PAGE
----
Henry R. Kravis, Co-Chairman and Co-CEO, Kohlberg Kravis Roberts & Co., and Chairman, SEO, said that when it comes to diversity there is a long way to go. “We’re behind, Wall Street is behind, the C-suite is behind. We’ve all been slow in recognizing the problem and doing something about it. I really believe now we have an opportunity to make a big difference. There’s no question the numbers are bleak.” Kravis emphasized that the change starts at the top. “If the CEO of any company has made a decision that they are going to make a change and a difference — it will happen. We all have to overcome the unconscious biases that exist everywhere. It starts not only with the CEO but with the board of directors. If the board of directors is a diverse board, you’ll start to have a change.” Kravis said that it’s not just about the hiring, it’s about taking a longer-term view. “Don’t’ just check the box and say ‘I’ve hired them, now they’re on their own’ because many times they won’t succeed. If you’re going to be successful with this. it’s not the hiring, you’ve got to have training programs in order to build retention.”


  “We know that talent is widely distributed and yet it’s unevenly developed. The real change will come when we change the systems and structures” said William Goodloe, President & CEO, SEO.  Goodloe emphasized the importance of diversity at all levels of an organization, stating, “It’s well documented that diverse teams are more innovative, more insightful and produce better results. Ultimately, by helping folks get started in Wall St. and other coveted areas, we are giving them a voice in institutional decision making. On boards, we know the more diverse these decision-making groups are, the better decisions and the more equitable the policies and the systems will be.” Goodloe concluded one of the most effective ways to make change is via partnerships instead of looking to friends, colleagues and contacts for new hires.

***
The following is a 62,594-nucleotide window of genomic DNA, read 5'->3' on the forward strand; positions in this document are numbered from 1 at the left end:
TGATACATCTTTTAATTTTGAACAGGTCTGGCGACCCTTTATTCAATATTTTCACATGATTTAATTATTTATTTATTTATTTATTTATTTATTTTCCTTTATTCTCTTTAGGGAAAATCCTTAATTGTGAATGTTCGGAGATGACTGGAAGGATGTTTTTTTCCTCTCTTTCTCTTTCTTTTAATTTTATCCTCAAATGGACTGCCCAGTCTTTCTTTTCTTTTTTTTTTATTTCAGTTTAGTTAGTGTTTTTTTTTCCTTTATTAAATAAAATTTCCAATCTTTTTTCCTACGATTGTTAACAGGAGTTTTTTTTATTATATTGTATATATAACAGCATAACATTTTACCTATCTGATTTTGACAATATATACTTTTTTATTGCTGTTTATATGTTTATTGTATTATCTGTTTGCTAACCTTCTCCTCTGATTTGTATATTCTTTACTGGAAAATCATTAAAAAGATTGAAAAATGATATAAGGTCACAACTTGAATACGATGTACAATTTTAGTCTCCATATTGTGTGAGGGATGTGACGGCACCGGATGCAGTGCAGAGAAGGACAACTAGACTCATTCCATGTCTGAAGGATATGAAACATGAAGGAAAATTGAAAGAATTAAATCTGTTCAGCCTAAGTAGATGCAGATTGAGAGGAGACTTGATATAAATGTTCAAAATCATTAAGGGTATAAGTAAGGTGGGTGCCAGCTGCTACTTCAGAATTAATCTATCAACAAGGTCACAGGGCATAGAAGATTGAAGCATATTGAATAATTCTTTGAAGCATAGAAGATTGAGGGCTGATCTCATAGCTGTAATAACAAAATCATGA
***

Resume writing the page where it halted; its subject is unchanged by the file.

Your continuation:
Anilu Vazquez-Ubarri, Partner, Chief Human Resources Officer, TPG (sponsor  of this roundtable) spoke about the importance of open conversations, empowering employees and being kept accountable for making change. “There will be gaps, but your employees have to feel brave enough to tell you where the gaps are. You need truth-tellers around you. Ask for feedback constantly. You need to know where you stand and where you want to go.” To stay motivated in this process, Vazquez-Ubarri suggested talking to other peer firms, creating a network and to “sometimes just vent” as everything doesn’t always work out the right way. “Try not to take a step back, study why it didn’t work. Be strategic and scrappy.”

This Bloomberg Equality briefing  was Proudly Sponsored By